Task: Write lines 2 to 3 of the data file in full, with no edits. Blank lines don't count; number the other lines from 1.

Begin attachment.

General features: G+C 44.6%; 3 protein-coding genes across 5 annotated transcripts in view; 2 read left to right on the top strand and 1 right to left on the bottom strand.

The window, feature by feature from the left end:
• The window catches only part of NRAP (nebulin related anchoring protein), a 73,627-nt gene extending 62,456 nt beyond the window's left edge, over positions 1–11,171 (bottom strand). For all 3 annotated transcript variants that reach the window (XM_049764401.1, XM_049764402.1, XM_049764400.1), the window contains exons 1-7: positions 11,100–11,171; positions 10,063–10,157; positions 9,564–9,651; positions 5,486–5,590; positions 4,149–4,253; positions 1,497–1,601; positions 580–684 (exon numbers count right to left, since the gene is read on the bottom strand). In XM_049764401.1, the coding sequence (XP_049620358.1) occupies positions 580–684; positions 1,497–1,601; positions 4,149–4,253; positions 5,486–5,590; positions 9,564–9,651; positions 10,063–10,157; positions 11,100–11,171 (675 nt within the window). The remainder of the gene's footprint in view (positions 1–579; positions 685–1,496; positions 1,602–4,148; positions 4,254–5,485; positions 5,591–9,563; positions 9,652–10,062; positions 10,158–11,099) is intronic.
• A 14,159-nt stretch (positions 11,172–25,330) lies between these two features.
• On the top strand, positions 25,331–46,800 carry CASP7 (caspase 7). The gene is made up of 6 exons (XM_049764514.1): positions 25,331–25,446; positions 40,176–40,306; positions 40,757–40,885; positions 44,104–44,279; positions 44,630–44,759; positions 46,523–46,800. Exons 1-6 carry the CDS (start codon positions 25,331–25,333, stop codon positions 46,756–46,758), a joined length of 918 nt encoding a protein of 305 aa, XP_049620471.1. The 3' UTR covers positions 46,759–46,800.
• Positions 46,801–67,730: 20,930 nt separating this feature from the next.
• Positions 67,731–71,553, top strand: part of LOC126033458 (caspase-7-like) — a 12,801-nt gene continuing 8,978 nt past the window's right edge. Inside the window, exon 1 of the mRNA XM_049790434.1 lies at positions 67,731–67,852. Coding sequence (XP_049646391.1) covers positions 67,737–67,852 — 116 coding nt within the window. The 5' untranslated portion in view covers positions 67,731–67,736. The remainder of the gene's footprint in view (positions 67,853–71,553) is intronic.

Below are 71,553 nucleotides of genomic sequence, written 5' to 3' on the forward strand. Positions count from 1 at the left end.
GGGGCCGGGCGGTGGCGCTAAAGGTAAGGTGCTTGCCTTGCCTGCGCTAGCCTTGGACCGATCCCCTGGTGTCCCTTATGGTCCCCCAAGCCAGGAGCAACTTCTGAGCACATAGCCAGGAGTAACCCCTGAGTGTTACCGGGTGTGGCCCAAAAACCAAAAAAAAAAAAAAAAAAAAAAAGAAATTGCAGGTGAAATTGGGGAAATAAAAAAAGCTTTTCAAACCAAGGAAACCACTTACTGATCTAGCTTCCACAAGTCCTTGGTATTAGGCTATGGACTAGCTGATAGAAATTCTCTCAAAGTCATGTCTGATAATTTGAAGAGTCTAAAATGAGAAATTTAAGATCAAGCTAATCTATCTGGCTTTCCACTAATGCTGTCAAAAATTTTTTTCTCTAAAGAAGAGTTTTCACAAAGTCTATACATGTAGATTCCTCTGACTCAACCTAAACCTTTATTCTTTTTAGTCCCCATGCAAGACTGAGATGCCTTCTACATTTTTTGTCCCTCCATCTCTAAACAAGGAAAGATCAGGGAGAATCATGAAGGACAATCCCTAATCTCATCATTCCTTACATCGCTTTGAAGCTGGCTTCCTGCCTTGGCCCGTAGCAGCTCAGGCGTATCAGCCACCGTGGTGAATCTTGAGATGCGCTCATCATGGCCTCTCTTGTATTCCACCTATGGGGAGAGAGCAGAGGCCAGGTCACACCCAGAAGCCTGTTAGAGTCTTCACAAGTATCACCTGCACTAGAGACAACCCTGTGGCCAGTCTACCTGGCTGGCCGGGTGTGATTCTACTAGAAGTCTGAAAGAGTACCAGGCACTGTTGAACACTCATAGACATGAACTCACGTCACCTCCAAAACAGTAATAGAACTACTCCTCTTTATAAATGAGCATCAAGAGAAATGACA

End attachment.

The window, feature by feature from the left end:
• The window catches only part of NRAP (nebulin related anchoring protein), a 73,627-nt gene extending 62,456 nt beyond the window's left edge, over positions 1–11,171 (bottom strand). For all 3 annotated transcript variants that reach the window (XM_049764401.1, XM_049764402.1, XM_049764400.1), the window contains exons 1-7: positions 11,100–11,171; positions 10,063–10,157; positions 9,564–9,651; positions 5,486–5,590; positions 4,149–4,253; positions 1,497–1,601; positions 580–684 (exon numbers count right to left, since the gene is read on the bottom strand). In XM_049764401.1, the coding sequence (XP_049620358.1) occupies positions 580–684; positions 1,497–1,601; positions 4,149–4,253; positions 5,486–5,590; positions 9,564–9,651; positions 10,063–10,157; positions 11,100–11,171 (675 nt within the window). The remainder of the gene's footprint in view (positions 1–579; positions 685–1,496; positions 1,602–4,148; positions 4,254–5,485; positions 5,591–9,563; positions 9,652–10,062; positions 10,158–11,099) is intronic.